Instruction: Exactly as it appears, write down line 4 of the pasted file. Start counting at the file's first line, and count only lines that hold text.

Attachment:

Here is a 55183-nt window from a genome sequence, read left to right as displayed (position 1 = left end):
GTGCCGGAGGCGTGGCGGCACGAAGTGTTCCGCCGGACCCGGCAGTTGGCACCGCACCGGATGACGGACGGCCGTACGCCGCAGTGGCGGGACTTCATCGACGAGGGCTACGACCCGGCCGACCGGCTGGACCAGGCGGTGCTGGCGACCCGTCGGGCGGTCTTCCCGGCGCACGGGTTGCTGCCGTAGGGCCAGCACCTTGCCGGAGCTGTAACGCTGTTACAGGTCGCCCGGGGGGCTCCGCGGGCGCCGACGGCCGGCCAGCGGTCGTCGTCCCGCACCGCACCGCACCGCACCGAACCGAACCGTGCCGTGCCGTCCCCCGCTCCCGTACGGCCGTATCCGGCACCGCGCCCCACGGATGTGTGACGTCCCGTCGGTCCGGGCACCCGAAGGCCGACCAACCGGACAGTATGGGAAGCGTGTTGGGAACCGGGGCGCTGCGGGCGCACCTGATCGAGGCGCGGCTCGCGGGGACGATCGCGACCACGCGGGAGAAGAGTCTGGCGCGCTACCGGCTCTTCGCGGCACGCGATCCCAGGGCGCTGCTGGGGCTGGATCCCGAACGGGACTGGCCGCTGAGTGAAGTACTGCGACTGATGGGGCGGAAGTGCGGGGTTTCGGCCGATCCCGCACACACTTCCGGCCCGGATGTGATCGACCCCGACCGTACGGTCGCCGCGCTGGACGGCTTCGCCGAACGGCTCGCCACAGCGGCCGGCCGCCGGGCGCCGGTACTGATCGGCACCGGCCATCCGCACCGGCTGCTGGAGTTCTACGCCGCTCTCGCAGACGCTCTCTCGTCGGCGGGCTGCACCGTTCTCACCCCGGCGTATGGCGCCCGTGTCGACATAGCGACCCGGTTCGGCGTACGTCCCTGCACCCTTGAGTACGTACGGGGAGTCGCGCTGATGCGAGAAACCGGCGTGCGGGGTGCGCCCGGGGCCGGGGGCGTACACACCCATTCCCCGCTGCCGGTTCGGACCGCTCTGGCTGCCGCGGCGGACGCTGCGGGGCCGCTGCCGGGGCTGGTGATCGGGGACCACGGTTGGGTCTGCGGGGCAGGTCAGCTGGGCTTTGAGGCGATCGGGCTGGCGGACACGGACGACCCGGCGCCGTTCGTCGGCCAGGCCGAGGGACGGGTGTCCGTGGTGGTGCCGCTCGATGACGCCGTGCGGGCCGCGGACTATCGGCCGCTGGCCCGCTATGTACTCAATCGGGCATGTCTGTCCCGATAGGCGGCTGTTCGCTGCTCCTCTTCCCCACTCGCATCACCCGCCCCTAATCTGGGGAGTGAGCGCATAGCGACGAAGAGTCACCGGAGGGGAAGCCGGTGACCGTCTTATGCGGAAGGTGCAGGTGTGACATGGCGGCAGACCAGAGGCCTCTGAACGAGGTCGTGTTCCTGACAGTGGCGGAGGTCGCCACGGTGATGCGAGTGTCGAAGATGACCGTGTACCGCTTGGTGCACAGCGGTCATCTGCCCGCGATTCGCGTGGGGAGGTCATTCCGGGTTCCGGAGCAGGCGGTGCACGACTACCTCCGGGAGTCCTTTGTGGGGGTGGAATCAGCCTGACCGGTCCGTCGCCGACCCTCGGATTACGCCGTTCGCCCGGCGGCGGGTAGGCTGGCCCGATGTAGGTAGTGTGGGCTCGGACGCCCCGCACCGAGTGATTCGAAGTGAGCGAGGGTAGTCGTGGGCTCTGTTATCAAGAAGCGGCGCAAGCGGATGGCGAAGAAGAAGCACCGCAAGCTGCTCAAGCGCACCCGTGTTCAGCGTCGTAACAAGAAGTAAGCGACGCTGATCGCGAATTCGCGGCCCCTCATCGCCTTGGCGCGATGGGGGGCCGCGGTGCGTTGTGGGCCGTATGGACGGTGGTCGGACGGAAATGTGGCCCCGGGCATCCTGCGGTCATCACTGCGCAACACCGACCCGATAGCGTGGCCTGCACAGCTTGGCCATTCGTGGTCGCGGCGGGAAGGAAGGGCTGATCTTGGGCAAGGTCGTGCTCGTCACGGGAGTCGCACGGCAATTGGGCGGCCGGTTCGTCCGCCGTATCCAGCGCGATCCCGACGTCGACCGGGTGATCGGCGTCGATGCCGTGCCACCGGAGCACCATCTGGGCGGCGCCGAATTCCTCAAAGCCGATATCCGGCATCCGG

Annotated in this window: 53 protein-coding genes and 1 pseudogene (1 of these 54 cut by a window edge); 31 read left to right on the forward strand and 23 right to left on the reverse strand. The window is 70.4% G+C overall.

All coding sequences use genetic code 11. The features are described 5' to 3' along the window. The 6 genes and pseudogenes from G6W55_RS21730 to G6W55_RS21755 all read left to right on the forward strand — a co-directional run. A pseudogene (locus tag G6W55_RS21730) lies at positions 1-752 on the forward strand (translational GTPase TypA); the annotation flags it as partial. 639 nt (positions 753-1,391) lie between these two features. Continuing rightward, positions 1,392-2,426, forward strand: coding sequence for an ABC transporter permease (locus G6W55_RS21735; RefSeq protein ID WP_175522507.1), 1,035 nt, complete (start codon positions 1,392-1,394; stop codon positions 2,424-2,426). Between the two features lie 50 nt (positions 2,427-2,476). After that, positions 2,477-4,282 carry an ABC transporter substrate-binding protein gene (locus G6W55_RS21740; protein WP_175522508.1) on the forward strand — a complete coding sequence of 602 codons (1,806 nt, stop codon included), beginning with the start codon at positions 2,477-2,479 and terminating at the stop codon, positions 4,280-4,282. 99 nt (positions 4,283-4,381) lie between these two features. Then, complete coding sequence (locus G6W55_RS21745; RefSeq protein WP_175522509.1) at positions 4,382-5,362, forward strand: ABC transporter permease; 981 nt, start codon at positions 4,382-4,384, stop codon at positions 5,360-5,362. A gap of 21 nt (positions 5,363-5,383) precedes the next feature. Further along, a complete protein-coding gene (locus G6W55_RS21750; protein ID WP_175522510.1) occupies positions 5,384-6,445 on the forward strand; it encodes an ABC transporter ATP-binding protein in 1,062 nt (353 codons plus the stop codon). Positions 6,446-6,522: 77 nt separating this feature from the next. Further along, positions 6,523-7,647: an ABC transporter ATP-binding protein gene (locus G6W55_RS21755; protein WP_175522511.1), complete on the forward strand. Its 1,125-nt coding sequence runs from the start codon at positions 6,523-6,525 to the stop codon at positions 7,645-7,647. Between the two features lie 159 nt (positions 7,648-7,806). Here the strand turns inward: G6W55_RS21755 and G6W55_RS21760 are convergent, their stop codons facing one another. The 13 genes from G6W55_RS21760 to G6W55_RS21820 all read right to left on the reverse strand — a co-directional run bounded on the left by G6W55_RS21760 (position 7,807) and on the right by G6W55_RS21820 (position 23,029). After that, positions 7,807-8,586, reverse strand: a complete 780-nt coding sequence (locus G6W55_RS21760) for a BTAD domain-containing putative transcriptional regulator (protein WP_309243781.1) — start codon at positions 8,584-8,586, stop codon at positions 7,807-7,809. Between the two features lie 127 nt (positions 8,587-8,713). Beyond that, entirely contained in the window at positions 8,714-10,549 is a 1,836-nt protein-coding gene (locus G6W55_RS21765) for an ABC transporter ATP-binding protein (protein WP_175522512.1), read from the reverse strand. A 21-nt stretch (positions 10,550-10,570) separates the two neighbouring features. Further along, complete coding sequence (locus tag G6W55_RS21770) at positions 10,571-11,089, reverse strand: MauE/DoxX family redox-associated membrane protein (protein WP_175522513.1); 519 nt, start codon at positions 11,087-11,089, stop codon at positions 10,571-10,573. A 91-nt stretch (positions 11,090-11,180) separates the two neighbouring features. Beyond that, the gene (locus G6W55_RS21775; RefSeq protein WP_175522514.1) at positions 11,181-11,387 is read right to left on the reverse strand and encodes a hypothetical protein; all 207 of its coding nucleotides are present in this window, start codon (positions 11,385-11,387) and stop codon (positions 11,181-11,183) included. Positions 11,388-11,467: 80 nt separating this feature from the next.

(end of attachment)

All coding sequences use genetic code 11. The features are described 5' to 3' along the window. The 6 genes and pseudogenes from G6W55_RS21730 to G6W55_RS21755 all read left to right on the forward strand — a co-directional run. A pseudogene (locus tag G6W55_RS21730) lies at positions 1-752 on the forward strand (translational GTPase TypA); the annotation flags it as partial. 639 nt (positions 753-1,391) lie between these two features. Continuing rightward, positions 1,392-2,426, forward strand: coding sequence for an ABC transporter permease (locus G6W55_RS21735; RefSeq protein ID WP_175522507.1), 1,035 nt, complete (start codon positions 1,392-1,394; stop codon positions 2,424-2,426). Between the two features lie 50 nt (positions 2,427-2,476). After that, positions 2,477-4,282 carry an ABC transporter substrate-binding protein gene (locus G6W55_RS21740; protein WP_175522508.1) on the forward strand — a complete coding sequence of 602 codons (1,806 nt, stop codon included), beginning with the start codon at positions 2,477-2,479 and terminating at the stop codon, positions 4,280-4,282. 99 nt (positions 4,283-4,381) lie between these two features. Then, complete coding sequence (locus G6W55_RS21745; RefSeq protein WP_175522509.1) at positions 4,382-5,362, forward strand: ABC transporter permease; 981 nt, start codon at positions 4,382-4,384, stop codon at positions 5,360-5,362. A gap of 21 nt (positions 5,363-5,383) precedes the next feature. Further along, a complete protein-coding gene (locus G6W55_RS21750; protein ID WP_175522510.1) occupies positions 5,384-6,445 on the forward strand; it encodes an ABC transporter ATP-binding protein in 1,062 nt (353 codons plus the stop codon). Positions 6,446-6,522: 77 nt separating this feature from the next. Further along, positions 6,523-7,647: an ABC transporter ATP-binding protein gene (locus G6W55_RS21755; protein WP_175522511.1), complete on the forward strand. Its 1,125-nt coding sequence runs from the start codon at positions 6,523-6,525 to the stop codon at positions 7,645-7,647. Between the two features lie 159 nt (positions 7,648-7,806). Here the strand turns inward: G6W55_RS21755 and G6W55_RS21760 are convergent, their stop codons facing one another. The 13 genes from G6W55_RS21760 to G6W55_RS21820 all read right to left on the reverse strand — a co-directional run bounded on the left by G6W55_RS21760 (position 7,807) and on the right by G6W55_RS21820 (position 23,029). After that, positions 7,807-8,586, reverse strand: a complete 780-nt coding sequence (locus G6W55_RS21760) for a BTAD domain-containing putative transcriptional regulator (protein WP_309243781.1) — start codon at positions 8,584-8,586, stop codon at positions 7,807-7,809. Between the two features lie 127 nt (positions 8,587-8,713). Beyond that, entirely contained in the window at positions 8,714-10,549 is a 1,836-nt protein-coding gene (locus G6W55_RS21765) for an ABC transporter ATP-binding protein (protein WP_175522512.1), read from the reverse strand. A 21-nt stretch (positions 10,550-10,570) separates the two neighbouring features. Further along, complete coding sequence (locus tag G6W55_RS21770) at positions 10,571-11,089, reverse strand: MauE/DoxX family redox-associated membrane protein (protein WP_175522513.1); 519 nt, start codon at positions 11,087-11,089, stop codon at positions 10,571-10,573. A 91-nt stretch (positions 11,090-11,180) separates the two neighbouring features. Beyond that, the gene (locus G6W55_RS21775; RefSeq protein WP_175522514.1) at positions 11,181-11,387 is read right to left on the reverse strand and encodes a hypothetical protein; all 207 of its coding nucleotides are present in this window, start codon (positions 11,385-11,387) and stop codon (positions 11,181-11,183) included. Positions 11,388-11,467: 80 nt separating this feature from the next.